THE death of former Melbourne footballer and Brownlow medallist Jimmy Stynes set off a flood of tears and tributes this week that is rare for a sportsman.
Nanjing Night Net

Perhaps the most touching came from his old teammate Garry Lyon on The Footy Show.

With great humility and honesty, he explained how he hadn’t thought much of Stynes when they first met at Melbourne FC and that Lyon had failed to grasp Stynes’ approach to both the game of footy and life itself, but inevitably they became best of friends and that Lyon was a better person for knowing the Irish-born ruckman.

Less touching was Jason Akermanis’ summation of Stynes on a Queensland radio station. Akermanis has since apologised and explained what he meant to say when he described the late Demon as “a nasty man in his day” and questioned whether he deserved a state funeral.

“My comments in regard to Jim have been taken entirely out of context,” Akermanis said in his apology.

Sorry, Aker, but they weren’t taken out of context — you may have worded your own words poorly, but they weren’t taken out of context. There’s a big difference.

But I’m not here to Aker-bash. What is interesting though is the age-old taboo regarding speaking ill of the dead.

The backlash against Akermanis was not about whether he really thought such things about Stynes or whether they were true or not, but instead focused on an indignant rage that trumpeted “You can’t say that about someone who’s just died!”.

Why can’t you? Why isn’t someone allowed to say such things after someone has died if you’re allowed to say them while the person is alive?

Is it purely because the person is no longer there to defend themselves?

Or does respect for the dead overwhelm free speech?

Or do a person’s flaws simply evaporate in death? Are all sins forgiven in the act of dying?

Obviously it’s a sensitive time, so is it best to adhere to the grandmotherly advice that if you don’t have something nice to say don’t say anything at all?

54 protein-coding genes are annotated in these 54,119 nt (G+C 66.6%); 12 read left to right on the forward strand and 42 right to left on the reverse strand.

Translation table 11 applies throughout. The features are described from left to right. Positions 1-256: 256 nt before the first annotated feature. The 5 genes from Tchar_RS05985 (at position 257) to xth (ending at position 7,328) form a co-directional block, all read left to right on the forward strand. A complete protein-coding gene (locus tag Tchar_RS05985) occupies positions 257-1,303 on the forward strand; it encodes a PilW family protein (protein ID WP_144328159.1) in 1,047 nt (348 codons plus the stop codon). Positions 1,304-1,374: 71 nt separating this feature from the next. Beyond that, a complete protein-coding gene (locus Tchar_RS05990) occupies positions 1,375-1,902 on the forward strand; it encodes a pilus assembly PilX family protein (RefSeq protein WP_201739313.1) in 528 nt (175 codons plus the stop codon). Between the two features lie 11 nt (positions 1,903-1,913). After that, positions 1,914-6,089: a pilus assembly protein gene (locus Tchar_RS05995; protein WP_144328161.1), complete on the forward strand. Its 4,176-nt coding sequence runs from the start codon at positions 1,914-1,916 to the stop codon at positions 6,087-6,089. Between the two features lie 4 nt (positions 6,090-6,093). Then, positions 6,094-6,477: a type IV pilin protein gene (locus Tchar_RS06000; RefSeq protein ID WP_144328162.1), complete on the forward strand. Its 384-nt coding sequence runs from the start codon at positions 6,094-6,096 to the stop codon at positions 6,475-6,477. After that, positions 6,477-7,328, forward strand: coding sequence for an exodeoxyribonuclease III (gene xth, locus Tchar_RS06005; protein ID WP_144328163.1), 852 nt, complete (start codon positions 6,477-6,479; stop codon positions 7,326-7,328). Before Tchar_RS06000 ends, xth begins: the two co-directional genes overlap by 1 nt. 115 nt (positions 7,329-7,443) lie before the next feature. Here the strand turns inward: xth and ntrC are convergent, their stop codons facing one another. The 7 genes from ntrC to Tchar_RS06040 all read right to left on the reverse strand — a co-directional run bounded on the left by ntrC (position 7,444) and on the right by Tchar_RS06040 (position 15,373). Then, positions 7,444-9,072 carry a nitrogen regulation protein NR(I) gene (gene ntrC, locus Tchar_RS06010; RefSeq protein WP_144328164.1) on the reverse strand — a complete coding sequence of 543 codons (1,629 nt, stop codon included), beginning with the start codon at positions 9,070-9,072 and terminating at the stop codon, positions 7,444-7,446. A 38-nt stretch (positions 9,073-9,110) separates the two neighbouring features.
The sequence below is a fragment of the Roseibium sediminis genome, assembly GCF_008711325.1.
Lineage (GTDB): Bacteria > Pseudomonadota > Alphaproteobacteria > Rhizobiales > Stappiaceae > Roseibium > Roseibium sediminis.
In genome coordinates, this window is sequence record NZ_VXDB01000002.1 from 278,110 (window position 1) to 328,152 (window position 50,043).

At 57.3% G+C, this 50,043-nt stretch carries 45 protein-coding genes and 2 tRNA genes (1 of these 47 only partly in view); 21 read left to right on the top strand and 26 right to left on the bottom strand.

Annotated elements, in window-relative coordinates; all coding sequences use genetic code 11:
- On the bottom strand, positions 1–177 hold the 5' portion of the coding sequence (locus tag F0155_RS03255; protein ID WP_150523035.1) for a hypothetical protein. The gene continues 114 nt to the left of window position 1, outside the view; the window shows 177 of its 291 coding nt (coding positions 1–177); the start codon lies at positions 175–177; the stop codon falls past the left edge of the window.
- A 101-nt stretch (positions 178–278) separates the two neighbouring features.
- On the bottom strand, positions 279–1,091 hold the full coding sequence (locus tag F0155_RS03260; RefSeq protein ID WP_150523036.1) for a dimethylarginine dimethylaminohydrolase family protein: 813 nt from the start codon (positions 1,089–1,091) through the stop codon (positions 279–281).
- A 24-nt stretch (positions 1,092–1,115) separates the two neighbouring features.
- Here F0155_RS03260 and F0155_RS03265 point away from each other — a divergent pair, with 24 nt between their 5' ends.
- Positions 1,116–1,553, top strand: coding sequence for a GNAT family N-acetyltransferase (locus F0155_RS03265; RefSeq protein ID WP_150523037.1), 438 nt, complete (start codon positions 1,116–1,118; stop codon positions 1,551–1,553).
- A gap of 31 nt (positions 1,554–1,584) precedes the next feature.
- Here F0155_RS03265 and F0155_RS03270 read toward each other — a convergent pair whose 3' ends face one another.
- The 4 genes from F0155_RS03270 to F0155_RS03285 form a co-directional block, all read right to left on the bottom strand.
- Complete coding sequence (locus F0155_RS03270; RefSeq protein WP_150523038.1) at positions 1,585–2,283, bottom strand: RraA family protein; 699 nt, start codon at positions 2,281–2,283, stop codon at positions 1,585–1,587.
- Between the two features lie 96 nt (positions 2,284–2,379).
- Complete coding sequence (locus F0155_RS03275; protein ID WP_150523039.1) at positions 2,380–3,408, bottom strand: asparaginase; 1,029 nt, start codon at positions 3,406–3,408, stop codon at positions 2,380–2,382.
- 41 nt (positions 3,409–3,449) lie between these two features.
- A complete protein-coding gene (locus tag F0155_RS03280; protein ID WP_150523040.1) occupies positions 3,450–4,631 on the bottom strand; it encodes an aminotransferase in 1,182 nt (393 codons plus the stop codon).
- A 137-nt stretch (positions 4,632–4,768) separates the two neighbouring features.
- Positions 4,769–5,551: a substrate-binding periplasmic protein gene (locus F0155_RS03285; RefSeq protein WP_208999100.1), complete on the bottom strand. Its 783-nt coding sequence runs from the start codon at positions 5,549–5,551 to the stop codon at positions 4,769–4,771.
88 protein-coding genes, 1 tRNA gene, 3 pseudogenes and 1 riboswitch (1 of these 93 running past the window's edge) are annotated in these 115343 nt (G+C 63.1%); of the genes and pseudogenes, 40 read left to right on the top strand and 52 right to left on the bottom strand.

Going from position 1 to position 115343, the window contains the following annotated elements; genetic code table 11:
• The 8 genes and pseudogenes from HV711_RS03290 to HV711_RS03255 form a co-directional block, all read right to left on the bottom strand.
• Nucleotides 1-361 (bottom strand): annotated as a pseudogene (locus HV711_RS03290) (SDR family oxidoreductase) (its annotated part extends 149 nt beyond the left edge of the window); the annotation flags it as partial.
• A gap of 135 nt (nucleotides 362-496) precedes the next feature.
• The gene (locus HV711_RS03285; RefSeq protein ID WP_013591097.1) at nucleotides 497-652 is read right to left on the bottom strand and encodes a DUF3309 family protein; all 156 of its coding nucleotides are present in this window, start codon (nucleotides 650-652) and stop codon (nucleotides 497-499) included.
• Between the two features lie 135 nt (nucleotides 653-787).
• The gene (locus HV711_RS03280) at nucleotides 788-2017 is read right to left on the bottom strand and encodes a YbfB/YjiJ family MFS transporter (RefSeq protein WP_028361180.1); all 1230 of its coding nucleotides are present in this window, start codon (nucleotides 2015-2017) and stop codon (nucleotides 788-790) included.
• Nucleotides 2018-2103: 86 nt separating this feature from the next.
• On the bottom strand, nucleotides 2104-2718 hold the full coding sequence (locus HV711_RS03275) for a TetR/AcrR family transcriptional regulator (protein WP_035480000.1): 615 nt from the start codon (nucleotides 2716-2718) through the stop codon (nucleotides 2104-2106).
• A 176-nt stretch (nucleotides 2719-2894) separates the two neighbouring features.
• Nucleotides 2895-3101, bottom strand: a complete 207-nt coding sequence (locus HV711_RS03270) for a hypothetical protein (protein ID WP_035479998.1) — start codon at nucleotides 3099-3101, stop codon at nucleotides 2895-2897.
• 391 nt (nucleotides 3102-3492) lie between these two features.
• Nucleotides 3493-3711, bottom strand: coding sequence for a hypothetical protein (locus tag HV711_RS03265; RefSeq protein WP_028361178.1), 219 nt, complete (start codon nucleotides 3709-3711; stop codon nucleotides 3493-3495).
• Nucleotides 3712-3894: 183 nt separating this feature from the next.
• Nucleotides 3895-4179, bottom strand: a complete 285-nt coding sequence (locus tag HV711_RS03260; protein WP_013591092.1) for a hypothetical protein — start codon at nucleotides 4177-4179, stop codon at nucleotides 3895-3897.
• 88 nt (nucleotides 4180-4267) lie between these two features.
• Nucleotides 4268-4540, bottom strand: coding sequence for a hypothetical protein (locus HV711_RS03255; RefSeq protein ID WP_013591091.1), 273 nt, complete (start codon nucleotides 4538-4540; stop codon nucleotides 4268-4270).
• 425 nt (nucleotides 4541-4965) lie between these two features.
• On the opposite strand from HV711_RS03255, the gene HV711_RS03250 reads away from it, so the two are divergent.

Akermanis doesn’t deserve applause for his comments, nor do I agree with him, but perhaps it boils down to an ideal attributed to Voltaire: “I disapprove of what you say, but I will defend to the death your right to say it.”

The Chaser got in all sorts of trouble with their Eulogy Song back in 2007, which asked similar questions while taking satirical swipes at the likes of Steve Irwin, Peter Brock and Princess Diana. Of course, they took it to absurd extremes (which is where part of the humour lies).

But at the heart of that ire-raising ditty was a kernel of truth — the foibles and follies of people are forgotten as soon as they shuffle off this mortal coil.

Take Whitney Houston for instance.

Two years ago, when she toured Australia, fans stormed out of her concerts, demanded their money back, and labelled her washed up. Gossip mags got plenty of mileage out of calling her a drug addict and an irresponsible parent.

As soon as she died, that all disappeared into the background.

Ditto for Amy Winehouse. While plenty of obituaries mentioned both singers’ struggles, the issues went from headline to footnote. And let’s not even mention Michael Jackson’s dark past.

Death has a habit of making heroes and heroines out of all but the worst kind.

We didn’t look for Hitler’s good side or Saddam Hussein’s, I suppose, although I’m pretty sure gangland criminal Carl Williams became a “loving father and husband” in the end.

But why is it that we can fearlessly tell the truth about a person when they are alive, but we are expected to change our opinions of them in death?

Akermanis, in his typically idiotic and unsophisticated way, was simply trying to be honest.

He chose the wrong bloke at the wrong time, but at least he was was brave enough to be honest.

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